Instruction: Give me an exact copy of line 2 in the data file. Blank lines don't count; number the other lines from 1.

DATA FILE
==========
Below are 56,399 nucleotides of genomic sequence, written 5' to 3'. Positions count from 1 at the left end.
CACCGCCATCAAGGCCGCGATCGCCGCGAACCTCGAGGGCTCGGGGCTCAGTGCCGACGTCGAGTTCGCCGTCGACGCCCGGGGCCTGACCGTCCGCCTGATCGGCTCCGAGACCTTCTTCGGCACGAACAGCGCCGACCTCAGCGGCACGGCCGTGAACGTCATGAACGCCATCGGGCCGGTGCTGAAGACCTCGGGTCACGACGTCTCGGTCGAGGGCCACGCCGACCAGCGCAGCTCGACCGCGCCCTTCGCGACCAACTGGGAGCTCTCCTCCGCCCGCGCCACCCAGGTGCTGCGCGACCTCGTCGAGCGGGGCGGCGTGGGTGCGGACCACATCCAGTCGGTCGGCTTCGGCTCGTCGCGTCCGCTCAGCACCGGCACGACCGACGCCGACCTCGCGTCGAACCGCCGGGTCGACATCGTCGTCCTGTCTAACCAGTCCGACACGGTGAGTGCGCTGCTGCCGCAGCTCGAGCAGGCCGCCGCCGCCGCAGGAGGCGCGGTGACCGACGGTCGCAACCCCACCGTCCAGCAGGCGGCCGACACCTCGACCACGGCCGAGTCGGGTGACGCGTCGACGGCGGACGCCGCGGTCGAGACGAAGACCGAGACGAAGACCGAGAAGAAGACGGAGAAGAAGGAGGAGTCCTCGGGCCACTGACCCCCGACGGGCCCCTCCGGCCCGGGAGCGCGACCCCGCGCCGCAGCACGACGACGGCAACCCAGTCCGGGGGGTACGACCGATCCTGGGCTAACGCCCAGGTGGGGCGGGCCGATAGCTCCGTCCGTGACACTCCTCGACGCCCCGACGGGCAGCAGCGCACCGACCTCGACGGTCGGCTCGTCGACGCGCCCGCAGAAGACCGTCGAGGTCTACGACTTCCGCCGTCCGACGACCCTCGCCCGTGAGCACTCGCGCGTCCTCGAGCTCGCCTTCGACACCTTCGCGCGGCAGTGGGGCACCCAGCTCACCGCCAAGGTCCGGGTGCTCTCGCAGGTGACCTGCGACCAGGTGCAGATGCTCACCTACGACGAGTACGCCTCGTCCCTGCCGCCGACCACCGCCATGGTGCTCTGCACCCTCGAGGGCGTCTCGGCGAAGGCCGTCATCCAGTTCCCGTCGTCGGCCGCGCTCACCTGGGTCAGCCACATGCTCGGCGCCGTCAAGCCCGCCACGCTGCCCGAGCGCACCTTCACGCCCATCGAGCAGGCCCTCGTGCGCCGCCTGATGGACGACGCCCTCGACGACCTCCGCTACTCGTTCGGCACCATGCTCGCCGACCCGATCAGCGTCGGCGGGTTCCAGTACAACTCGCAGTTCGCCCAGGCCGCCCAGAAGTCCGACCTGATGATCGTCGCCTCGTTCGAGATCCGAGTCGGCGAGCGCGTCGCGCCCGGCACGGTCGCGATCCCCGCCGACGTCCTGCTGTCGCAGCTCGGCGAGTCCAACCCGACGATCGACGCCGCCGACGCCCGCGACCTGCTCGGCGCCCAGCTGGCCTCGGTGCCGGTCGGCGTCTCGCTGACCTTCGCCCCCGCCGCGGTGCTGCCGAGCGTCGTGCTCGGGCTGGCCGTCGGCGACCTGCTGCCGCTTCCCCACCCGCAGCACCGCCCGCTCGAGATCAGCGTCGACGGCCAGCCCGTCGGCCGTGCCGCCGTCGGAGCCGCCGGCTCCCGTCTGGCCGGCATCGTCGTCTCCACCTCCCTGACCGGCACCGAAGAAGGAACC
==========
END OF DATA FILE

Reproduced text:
CACCGCCATCAAGGCCGCGATCGCCGCGAACCTCGAGGGCTCGGGGCTCAGTGCCGACGTCGAGTTCGCCGTCGACGCCCGGGGCCTGACCGTCCGCCTGATCGGCTCCGAGACCTTCTTCGGCACGAACAGCGCCGACCTCAGCGGCACGGCCGTGAACGTCATGAACGCCATCGGGCCGGTGCTGAAGACCTCGGGTCACGACGTCTCGGTCGAGGGCCACGCCGACCAGCGCAGCTCGACCGCGCCCTTCGCGACCAACTGGGAGCTCTCCTCCGCCCGCGCCACCCAGGTGCTGCGCGACCTCGTCGAGCGGGGCGGCGTGGGTGCGGACCACATCCAGTCGGTCGGCTTCGGCTCGTCGCGTCCGCTCAGCACCGGCACGACCGACGCCGACCTCGCGTCGAACCGCCGGGTCGACATCGTCGTCCTGTCTAACCAGTCCGACACGGTGAGTGCGCTGCTGCCGCAGCTCGAGCAGGCCGCCGCCGCCGCAGGAGGCGCGGTGACCGACGGTCGCAACCCCACCGTCCAGCAGGCGGCCGACACCTCGACCACGGCCGAGTCGGGTGACGCGTCGACGGCGGACGCCGCGGTCGAGACGAAGACCGAGACGAAGACCGAGAAGAAGACGGAGAAGAAGGAGGAGTCCTCGGGCCACTGACCCCCGACGGGCCCCTCCGGCCCGGGAGCGCGACCCCGCGCCGCAGCACGACGACGGCAACCCAGTCCGGGGGGTACGACCGATCCTGGGCTAACGCCCAGGTGGGGCGGGCCGATAGCTCCGTCCGTGACACTCCTCGACGCCCCGACGGGCAGCAGCGCACCGACCTCGACGGTCGGCTCGTCGACGCGCCCGCAGAAGACCGTCGAGGTCTACGACTTCCGCCGTCCGACGACCCTCGCCCGTGAGCACTCGCGCGTCCTCGAGCTCGCCTTCGACACCTTCGCGCGGCAGTGGGGCACCCAGCTCACCGCCAAGGTCCGGGTGCTCTCGCAGGTGACCTGCGACCAGGTGCAGATGCTCACCTACGACGAGTACGCCTCGTCCCTGCCGCCGACCACCGCCATGGTGCTCTGCACCCTCGAGGGCGTCTCGGCGAAGGCCGTCATCCAGTTCCCGTCGTCGGCCGCGCTCACCTGGGTCAGCCACATGCTCGGCGCCGTCAAGCCCGCCACGCTGCCCGAGCGCACCTTCACGCCCATCGAGCAGGCCCTCGTGCGCCGCCTGATGGACGACGCCCTCGACGACCTCCGCTACTCGTTCGGCACCATGCTCGCCGACCCGATCAGCGTCGGCGGGTTCCAGTACAACTCGCAGTTCGCCCAGGCCGCCCAGAAGTCCGACCTGATGATCGTCGCCTCGTTCGAGATCCGAGTCGGCGAGCGCGTCGCGCCCGGCACGGTCGCGATCCCCGCCGACGTCCTGCTGTCGCAGCTCGGCGAGTCCAACCCGACGATCGACGCCGCCGACGCCCGCGACCTGCTCGGCGCCCAGCTGGCCTCGGTGCCGGTCGGCGTCTCGCTGACCTTCGCCCCCGCCGCGGTGCTGCCGAGCGTCGTGCTCGGGCTGGCCGTCGGCGACCTGCTGCCGCTTCCCCACCCGCAGCACCGCCCGCTCGAGATCAGCGTCGACGGCCAGCCCGTCGGCCGTGCCGCCGTCGGAGCCGCCGGCTCCCGTCTGGCCGGCATCGTCGTCTCCACCTCCCTGACCGGCACCGAAGAAGGAACC